I recently built a publishing solution for a client that is deployed as a sandbox solution on Office 365. It was a fairly typical publishing solution containing master pages, page layouts, web parts, and other assets. Content production (putting words and media on pages) took place after deployment of this solution, but we had an initial site map. Therefore the solution built the site with a feature event receiver that created subsites, added blank publishing pages with custom page layouts, and configured navigation.

In a farm based deployment the creation of a publishing page is easy thanks to members of the Microsoft.SharePoint.Publishing assembly like AddPublishingPage method of the PublishingWeb class. Unfortunately the Microsoft.SharePoint.Publishing assembly is not available in the sandbox. Fortunately, the contents of the assembly are not obfuscated and I was able to use ILSpy to understand and recreate AddPublishingPage in my own assembly.

First I need a string that represents the new page’s markup.

internal static class CompiledTemplateStrings
			

{

    internal static string templateRedirectionPageMarkup = 

@"<%@ Page Inherits='Microsoft.SharePoint.Publishing.TemplateRedirectionPage,
Microsoft.SharePoint.Publishing,Version=14.0.0.0,Culture=neutral,PublicKeyToken=71e9bce111e9429c' %>

<%@ Reference VirtualPath='~TemplatePageUrl' %> <%@ Reference VirtualPath='~masterurl/custom.master' %>";

}

 

Then I need a class that creates a new SPFile from an array of bytes that represent the page content. Once created, the code sets the appropriate properties to make the new page an Article Page content type and set the PublishingPageLayout and Title. Finally, the file is checked in and approved.

internal class PublishingPageCreator
			

{

    private static byte[] pageAsBytes;

    private static readonly UTF8Encoding PageEncoder = new UTF8Encoding();

    internal static byte[] GeneratePageStreamAsBytes()

    {

        if (pageAsBytes == null)

        {

            byte[] bytes = PageEncoder.GetBytes(CompiledTemplateStrings.templateRedirectionPageMarkup);

            pageAsBytes = new byte[bytes.Length + 3];

            pageAsBytes[0] = 0xef;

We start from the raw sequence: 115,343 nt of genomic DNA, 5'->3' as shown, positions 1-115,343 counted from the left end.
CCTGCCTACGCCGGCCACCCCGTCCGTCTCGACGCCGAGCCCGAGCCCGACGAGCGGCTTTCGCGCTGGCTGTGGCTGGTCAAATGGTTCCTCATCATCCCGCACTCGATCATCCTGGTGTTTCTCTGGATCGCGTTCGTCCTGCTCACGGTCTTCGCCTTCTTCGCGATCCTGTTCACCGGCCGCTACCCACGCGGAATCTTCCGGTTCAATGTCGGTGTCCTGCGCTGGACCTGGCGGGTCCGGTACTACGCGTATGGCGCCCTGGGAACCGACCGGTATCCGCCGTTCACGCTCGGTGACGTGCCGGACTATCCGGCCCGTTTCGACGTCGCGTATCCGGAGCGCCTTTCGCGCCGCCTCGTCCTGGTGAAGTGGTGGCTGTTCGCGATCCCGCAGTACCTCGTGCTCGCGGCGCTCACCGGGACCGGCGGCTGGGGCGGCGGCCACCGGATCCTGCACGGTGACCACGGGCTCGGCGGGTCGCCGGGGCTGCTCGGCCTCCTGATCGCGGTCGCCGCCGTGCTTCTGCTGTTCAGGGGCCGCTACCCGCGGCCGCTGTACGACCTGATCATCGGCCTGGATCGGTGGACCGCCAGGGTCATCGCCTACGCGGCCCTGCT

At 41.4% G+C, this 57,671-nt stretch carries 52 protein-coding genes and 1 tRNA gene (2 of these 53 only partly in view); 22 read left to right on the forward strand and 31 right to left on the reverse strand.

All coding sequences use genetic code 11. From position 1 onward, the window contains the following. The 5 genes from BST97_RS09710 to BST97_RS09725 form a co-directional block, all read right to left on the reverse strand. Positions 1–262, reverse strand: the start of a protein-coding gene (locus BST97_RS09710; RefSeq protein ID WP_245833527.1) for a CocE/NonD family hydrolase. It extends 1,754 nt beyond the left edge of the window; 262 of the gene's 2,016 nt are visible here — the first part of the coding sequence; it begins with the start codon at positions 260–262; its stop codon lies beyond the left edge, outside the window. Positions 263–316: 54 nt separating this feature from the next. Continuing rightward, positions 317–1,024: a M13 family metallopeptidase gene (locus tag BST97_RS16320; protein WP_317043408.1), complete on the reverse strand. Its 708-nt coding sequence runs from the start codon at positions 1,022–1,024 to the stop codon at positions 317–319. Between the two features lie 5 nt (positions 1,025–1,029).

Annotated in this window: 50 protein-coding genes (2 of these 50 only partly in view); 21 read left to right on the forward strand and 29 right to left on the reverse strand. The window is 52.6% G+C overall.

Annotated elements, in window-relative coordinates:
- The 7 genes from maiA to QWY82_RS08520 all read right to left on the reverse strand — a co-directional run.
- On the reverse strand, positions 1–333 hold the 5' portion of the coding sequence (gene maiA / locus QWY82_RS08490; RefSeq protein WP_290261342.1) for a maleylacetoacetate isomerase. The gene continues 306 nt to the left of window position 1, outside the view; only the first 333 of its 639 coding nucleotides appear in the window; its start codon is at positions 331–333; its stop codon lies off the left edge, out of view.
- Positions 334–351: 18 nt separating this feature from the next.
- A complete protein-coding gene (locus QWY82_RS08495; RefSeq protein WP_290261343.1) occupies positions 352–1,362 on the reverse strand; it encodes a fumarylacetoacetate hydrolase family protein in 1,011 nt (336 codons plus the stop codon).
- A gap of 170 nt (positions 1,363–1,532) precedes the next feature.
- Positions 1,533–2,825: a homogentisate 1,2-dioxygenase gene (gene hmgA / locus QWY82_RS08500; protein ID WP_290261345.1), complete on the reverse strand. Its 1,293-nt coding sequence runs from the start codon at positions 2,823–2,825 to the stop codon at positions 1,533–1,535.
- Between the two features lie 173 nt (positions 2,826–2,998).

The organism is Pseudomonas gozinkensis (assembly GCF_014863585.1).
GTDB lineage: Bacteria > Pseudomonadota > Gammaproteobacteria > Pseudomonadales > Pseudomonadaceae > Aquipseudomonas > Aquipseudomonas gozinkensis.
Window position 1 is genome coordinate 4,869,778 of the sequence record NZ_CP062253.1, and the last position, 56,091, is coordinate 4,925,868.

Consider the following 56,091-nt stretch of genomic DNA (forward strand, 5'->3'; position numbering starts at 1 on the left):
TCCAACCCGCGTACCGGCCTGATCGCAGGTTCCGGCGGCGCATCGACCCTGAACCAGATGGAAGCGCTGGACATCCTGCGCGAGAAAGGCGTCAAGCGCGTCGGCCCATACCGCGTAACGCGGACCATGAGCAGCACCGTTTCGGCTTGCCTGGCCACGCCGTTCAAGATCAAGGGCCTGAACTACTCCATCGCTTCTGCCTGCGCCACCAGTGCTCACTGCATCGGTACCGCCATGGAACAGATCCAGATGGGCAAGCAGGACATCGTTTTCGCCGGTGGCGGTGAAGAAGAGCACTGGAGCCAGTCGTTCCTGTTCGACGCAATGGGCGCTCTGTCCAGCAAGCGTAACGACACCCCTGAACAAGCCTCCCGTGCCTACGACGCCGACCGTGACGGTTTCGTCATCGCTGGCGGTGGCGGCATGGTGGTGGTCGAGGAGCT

pageAsBytes[1] = 0xbb;

            pageAsBytes[2] = 0xbf;

            bytes.CopyTo(pageAsBytes, 3);

        }

        return pageAsBytes;

    }

 

    internal static SPListItem AddPublishingPage(string name, string title, string layout, SPFolder folder)

    {

        SPFileCollection files = folder.Files;

        byte[] file = GeneratePageStreamAsBytes();

        SPFile newFile = files.Add(name, file);

        SPListItem item = newFile.Item;

        item["ContentType"] = "Article Page";

        item["ContentTypeId"] = "0x010100C568DB52D9D0A14D9B2FDCC96666E9F2007948130EC3DB064584E219954237AF3900242457EFB8B24247815D688C526CD44D";

        item["PublishingPageLayout"] = layout;

        item["Title"] = title; 

        item.Update();

        newFile.CheckIn(string.Empty, SPCheckinType.MajorCheckIn);

        item.ModerationInformation.Status = SPModerationStatusType.Approved;

        item.Update();

        return item;

    }

}

 

Invoke AddPublishingPage as follows:

PublishingPageCreator.AddPublishingPage(pageName, "Page Title", rootWeb.Url + @"/_catalogs/masterpage/MyPageLayout.aspx, My Page Layout", pages.RootFolder);

 

Use your target site’s Url as rootWeb.Url. pages is an SPList instance of the Pages library.

You can read about an alternative approach using a module element in this excellent post: http://stefan-stanev-sharepoint-blog.blogspot.com/2010/07/provision-publishing-pages-in-sandbox.html

Author: Doug Ware